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Michael William (Mick) Storey, 1943 – 2002

Michael William "Mick" Storey, who died in his 60th year, was a geologist who spent his professional career within the oil industry. He obtained a degree in geology and chemistry at Nottingham University. After university, he went in 1967 to Libya as a well-site geologist for Core Laboratories. He then joined the Iraq Petroleum Company, being posted to Abu Dhabi where initially he continued well-site work in a group of young geologists of diverse backgrounds, tastes and interests, assembled by Dr H V Dunnington, the IPC Exploration Manager. Mick considered thesehis ‘formative years’ as a professional, which laid the real foundations for his industry career.

In 1976, after a period working for Cluff Oil, Mick joined Shell working subsequently in Qatar and Sarawak. In 1981, he returned to the UK for family reasons and somewhat reluctantly set up shop as an independent geologist (he disliked the term consultant) in Taunton, trading under the name of Quantock Geological Services. He was in fact the perfect consultant - knowledgeable, always honest in his opinions and completely dedicated to the task being undertaken for his client. He was also a teacher of note with a natural gift for imparting knowledge in his Production Geology courses. He presented these short courses for many companies in Australia, America, Europe, Asia and Africa – that both Shell and BP employed him regularly is a measure of his standing as a teacher.

Mick was a contributor to a number of commercial research projects on the petroleum potential of the Middle East based on the Middle East Archive at the University of Reading. These were produced by reanalysing a vast amount of basic data, particularly well-cuttings and thin sections. His main initial contribution in 1985 was fundamental to all the succeeding reports – he sat down and sorted out the stratigraphic nomenclature. In these pre- "sequence stratigraphy" days there was no common yardstick with which to tie the confusing stratigraphic schemes that each operator and country used, with the palaeontological control often poor (or controversial, or both).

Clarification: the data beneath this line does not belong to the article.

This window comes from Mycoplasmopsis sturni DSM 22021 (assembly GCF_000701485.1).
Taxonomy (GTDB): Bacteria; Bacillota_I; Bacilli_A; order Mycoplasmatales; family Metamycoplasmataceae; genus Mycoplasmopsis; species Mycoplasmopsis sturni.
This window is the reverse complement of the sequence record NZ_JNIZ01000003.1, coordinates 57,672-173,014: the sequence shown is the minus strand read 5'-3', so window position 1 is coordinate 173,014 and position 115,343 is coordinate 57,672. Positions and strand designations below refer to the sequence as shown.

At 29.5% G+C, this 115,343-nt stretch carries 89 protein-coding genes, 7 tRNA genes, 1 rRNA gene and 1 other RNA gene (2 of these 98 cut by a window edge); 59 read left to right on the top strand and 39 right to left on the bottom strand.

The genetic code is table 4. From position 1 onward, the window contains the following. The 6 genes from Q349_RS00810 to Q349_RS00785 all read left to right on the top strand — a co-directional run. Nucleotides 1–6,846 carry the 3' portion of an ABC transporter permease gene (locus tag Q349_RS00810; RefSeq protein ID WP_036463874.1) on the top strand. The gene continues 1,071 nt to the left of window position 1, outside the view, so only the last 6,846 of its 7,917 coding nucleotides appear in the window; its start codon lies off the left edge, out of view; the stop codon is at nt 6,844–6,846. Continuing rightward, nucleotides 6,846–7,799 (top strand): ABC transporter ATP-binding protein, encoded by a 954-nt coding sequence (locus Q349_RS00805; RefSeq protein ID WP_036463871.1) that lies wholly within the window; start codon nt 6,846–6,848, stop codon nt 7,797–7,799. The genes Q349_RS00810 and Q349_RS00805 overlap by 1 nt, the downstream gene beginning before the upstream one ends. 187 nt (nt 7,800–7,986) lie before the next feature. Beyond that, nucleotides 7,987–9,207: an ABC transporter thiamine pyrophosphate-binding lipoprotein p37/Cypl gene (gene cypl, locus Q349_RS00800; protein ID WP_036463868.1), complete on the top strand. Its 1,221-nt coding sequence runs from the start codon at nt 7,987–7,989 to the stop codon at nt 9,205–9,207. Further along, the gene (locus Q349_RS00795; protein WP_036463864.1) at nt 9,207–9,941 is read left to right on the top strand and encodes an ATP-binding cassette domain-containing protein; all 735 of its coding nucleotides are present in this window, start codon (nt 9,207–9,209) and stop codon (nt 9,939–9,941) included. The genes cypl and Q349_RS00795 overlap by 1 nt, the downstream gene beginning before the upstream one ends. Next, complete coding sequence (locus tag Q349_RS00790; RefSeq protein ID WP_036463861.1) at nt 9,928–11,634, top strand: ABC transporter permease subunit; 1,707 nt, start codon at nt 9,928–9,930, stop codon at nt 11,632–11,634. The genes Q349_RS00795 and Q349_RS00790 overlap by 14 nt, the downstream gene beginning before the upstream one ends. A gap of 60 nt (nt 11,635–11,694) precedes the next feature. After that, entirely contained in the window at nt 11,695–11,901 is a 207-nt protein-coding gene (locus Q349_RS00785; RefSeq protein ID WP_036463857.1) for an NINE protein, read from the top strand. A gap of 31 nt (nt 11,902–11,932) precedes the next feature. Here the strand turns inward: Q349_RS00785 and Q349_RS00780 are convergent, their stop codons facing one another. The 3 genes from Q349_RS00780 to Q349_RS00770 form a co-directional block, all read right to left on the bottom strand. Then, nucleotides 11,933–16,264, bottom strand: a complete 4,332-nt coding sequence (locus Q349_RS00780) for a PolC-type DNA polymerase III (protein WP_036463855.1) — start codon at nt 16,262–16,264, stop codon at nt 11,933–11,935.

He continued through all the projects to contribute to the stratigraphic and sedimentological sections. He also brought his considerable skills in production geology to the reports. He was still writing in the month before he died as the last report was completed. None of Mick’s work has ever been published but the companies that have purchased the reports know that he made an immense contribution to the understanding of the sedimentary geology, particularly the stratigraphy of Iraq and adjacent areas. His partners tried to persuade him to write a paper when he was first diagnosed with the cancer that killed him, but this was never completed.

Mick had many other interests beside geology: caving, motorcycles, travel, the history of the Middle East and adjacent areas, The Ussher Society (treasurer for 10 years), his wife Valerie and two children, Tim and Pippa. He will be missed by a wide range of people.

John Scott